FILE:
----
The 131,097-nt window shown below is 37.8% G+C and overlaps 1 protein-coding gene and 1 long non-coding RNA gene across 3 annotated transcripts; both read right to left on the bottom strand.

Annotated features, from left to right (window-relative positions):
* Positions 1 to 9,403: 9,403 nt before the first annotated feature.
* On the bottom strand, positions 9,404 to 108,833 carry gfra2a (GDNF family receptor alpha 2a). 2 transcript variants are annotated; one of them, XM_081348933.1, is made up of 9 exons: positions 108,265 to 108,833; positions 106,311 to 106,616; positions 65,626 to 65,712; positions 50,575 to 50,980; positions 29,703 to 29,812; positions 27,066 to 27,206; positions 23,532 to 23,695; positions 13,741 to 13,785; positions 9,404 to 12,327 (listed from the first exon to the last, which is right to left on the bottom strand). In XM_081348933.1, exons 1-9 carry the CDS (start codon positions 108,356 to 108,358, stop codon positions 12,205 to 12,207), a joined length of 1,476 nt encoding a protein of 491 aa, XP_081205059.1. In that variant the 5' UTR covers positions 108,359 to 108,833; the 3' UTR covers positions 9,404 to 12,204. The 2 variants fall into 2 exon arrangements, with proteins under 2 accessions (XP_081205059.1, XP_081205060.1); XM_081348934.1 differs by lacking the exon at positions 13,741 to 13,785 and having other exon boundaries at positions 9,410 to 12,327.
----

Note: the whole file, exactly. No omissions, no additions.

The 131,097-nt window shown below is 37.8% G+C and overlaps 1 protein-coding gene and 1 long non-coding RNA gene across 3 annotated transcripts; both read right to left on the bottom strand.

Annotated features, from left to right (window-relative positions):
* Positions 1 to 9,403: 9,403 nt before the first annotated feature.
* On the bottom strand, positions 9,404 to 108,833 carry gfra2a (GDNF family receptor alpha 2a). 2 transcript variants are annotated; one of them, XM_081348933.1, is made up of 9 exons: positions 108,265 to 108,833; positions 106,311 to 106,616; positions 65,626 to 65,712; positions 50,575 to 50,980; positions 29,703 to 29,812; positions 27,066 to 27,206; positions 23,532 to 23,695; positions 13,741 to 13,785; positions 9,404 to 12,327 (listed from the first exon to the last, which is right to left on the bottom strand). In XM_081348933.1, exons 1-9 carry the CDS (start codon positions 108,356 to 108,358, stop codon positions 12,205 to 12,207), a joined length of 1,476 nt encoding a protein of 491 aa, XP_081205059.1. In that variant the 5' UTR covers positions 108,359 to 108,833; the 3' UTR covers positions 9,404 to 12,204. The 2 variants fall into 2 exon arrangements, with proteins under 2 accessions (XP_081205059.1, XP_081205060.1); XM_081348934.1 differs by lacking the exon at positions 13,741 to 13,785 and having other exon boundaries at positions 9,410 to 12,327.